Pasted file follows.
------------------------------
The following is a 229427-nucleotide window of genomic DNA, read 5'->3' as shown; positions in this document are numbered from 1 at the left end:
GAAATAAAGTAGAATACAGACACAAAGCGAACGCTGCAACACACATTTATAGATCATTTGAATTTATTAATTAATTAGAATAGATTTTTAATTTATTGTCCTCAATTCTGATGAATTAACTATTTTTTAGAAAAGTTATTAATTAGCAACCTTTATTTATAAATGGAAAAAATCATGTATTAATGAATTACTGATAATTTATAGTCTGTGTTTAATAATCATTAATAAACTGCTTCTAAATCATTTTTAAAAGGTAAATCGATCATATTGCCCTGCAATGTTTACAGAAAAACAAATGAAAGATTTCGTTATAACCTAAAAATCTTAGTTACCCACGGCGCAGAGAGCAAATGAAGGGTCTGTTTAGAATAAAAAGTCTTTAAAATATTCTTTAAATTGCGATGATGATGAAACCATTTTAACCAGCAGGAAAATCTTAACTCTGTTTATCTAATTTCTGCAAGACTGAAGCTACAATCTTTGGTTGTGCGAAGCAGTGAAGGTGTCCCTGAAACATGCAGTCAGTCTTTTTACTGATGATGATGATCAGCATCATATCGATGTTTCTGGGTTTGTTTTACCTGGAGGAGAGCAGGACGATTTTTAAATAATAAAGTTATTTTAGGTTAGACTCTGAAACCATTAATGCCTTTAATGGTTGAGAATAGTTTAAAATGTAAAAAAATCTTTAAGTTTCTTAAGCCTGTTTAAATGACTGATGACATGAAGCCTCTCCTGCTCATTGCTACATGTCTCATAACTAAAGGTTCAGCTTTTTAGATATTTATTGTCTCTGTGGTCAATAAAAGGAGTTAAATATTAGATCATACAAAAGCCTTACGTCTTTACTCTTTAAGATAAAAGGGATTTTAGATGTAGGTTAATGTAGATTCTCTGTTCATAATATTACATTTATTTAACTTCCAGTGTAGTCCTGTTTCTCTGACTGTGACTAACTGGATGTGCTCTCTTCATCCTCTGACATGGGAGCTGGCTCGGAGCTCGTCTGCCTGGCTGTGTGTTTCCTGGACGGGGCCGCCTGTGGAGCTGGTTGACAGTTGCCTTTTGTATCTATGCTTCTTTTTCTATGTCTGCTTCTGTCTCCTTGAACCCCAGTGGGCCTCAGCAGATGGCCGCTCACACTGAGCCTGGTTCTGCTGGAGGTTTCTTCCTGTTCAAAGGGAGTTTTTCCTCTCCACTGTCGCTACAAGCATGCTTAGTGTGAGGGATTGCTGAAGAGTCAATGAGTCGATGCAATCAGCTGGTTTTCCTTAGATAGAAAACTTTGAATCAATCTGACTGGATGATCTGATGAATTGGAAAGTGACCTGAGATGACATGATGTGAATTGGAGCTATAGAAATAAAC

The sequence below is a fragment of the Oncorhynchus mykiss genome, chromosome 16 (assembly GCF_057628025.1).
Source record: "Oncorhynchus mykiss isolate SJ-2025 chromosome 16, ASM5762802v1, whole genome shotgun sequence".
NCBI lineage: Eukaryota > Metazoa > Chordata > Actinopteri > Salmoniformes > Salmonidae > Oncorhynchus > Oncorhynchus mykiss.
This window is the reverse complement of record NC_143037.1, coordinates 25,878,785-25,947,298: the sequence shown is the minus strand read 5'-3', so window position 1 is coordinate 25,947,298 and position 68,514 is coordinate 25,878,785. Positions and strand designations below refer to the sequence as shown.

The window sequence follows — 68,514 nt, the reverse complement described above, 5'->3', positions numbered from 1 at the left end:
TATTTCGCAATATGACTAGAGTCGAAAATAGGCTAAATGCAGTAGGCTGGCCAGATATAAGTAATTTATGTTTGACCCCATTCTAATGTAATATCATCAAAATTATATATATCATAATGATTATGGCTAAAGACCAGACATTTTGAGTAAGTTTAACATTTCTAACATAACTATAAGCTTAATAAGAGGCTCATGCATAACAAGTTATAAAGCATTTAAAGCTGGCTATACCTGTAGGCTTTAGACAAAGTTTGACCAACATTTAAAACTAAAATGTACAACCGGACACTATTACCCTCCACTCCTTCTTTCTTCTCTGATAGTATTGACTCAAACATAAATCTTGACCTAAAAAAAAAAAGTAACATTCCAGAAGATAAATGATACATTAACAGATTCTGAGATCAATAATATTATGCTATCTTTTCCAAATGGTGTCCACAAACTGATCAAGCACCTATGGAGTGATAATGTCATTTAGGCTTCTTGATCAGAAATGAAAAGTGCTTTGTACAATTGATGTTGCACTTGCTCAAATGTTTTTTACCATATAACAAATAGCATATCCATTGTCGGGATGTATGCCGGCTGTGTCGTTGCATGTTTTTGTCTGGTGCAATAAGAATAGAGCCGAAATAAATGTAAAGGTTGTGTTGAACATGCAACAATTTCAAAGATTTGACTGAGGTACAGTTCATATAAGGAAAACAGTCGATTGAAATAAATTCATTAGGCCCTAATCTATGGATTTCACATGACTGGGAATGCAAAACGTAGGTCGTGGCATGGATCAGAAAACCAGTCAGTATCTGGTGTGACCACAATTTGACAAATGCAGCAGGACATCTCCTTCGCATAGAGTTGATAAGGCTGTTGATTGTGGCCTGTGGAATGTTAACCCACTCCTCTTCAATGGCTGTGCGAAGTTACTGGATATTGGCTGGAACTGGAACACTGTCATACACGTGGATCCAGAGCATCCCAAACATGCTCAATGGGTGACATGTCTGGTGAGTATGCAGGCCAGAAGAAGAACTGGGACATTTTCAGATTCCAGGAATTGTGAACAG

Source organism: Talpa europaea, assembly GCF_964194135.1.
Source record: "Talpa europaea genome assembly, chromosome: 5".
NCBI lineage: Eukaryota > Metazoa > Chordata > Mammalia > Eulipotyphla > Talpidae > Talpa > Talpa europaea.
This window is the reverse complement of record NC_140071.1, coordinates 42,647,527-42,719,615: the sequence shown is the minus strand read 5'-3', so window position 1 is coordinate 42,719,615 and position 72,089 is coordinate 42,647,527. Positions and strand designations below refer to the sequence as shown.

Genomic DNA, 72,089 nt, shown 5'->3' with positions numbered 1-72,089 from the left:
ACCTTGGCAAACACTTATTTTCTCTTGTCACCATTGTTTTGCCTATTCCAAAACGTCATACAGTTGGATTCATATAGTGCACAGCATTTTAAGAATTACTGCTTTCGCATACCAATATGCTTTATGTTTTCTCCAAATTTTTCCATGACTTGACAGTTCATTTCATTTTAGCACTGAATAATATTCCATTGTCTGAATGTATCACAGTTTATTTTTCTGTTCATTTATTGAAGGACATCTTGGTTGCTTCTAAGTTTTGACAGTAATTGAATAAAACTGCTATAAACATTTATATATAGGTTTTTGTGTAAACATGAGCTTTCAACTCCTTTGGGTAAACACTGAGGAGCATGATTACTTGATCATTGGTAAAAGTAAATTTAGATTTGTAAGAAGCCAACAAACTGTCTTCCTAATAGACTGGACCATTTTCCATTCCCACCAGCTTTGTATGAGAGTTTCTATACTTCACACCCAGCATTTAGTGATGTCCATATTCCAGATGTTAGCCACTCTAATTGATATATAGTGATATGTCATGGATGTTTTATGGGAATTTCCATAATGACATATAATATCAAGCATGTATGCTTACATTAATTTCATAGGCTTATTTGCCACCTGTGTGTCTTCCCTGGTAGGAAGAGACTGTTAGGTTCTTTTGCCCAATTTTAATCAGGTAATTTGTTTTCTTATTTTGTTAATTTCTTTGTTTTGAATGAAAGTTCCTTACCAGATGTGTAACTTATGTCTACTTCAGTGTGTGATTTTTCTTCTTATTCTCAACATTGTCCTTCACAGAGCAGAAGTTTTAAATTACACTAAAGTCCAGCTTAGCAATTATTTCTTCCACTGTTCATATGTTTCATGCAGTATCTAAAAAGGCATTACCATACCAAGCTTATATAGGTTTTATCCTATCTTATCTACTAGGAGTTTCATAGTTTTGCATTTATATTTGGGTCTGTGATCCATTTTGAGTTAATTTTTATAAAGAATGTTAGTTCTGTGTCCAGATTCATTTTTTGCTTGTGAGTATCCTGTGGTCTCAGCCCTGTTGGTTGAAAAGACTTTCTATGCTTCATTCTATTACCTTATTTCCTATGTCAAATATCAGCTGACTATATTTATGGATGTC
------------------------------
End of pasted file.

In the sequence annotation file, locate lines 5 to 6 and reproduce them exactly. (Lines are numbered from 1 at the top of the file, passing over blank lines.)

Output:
NCBI lineage: Eukaryota > Metazoa > Chordata > Actinopteri > Salmoniformes > Salmonidae > Oncorhynchus > Oncorhynchus mykiss.
This window is the reverse complement of record NC_143037.1, coordinates 25,878,785-25,947,298: the sequence shown is the minus strand read 5'-3', so window position 1 is coordinate 25,947,298 and position 68,514 is coordinate 25,878,785. Positions and strand designations below refer to the sequence as shown.